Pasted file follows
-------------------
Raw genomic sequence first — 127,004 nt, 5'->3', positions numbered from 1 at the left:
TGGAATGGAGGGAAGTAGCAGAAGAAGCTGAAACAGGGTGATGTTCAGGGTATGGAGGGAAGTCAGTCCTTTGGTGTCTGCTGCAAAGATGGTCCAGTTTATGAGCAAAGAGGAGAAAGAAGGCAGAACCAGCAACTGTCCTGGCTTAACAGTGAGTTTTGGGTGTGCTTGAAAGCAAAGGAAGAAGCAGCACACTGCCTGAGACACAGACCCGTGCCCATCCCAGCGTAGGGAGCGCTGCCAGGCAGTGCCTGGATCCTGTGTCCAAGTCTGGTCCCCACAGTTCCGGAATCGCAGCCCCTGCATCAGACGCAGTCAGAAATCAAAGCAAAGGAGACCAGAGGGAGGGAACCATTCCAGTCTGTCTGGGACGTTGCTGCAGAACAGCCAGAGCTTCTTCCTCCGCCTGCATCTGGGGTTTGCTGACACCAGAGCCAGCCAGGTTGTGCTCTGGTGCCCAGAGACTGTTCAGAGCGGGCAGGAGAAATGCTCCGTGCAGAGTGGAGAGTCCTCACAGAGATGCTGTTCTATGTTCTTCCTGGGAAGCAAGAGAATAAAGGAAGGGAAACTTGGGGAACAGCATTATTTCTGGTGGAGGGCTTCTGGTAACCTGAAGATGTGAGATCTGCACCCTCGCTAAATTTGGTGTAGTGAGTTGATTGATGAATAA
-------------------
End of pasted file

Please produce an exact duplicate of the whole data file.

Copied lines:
Raw genomic sequence first — 127,004 nt, 5'->3', positions numbered from 1 at the left:
TGGAATGGAGGGAAGTAGCAGAAGAAGCTGAAACAGGGTGATGTTCAGGGTATGGAGGGAAGTCAGTCCTTTGGTGTCTGCTGCAAAGATGGTCCAGTTTATGAGCAAAGAGGAGAAAGAAGGCAGAACCAGCAACTGTCCTGGCTTAACAGTGAGTTTTGGGTGTGCTTGAAAGCAAAGGAAGAAGCAGCACACTGCCTGAGACACAGACCCGTGCCCATCCCAGCGTAGGGAGCGCTGCCAGGCAGTGCCTGGATCCTGTGTCCAAGTCTGGTCCCCACAGTTCCGGAATCGCAGCCCCTGCATCAGACGCAGTCAGAAATCAAAGCAAAGGAGACCAGAGGGAGGGAACCATTCCAGTCTGTCTGGGACGTTGCTGCAGAACAGCCAGAGCTTCTTCCTCCGCCTGCATCTGGGGTTTGCTGACACCAGAGCCAGCCAGGTTGTGCTCTGGTGCCCAGAGACTGTTCAGAGCGGGCAGGAGAAATGCTCCGTGCAGAGTGGAGAGTCCTCACAGAGATGCTGTTCTATGTTCTTCCTGGGAAGCAAGAGAATAAAGGAAGGGAAACTTGGGGAACAGCATTATTTCTGGTGGAGGGCTTCTGGTAACCTGAAGATGTGAGATCTGCACCCTCGCTAAATTTGGTGTAGTGAGTTGATTGATGAATAA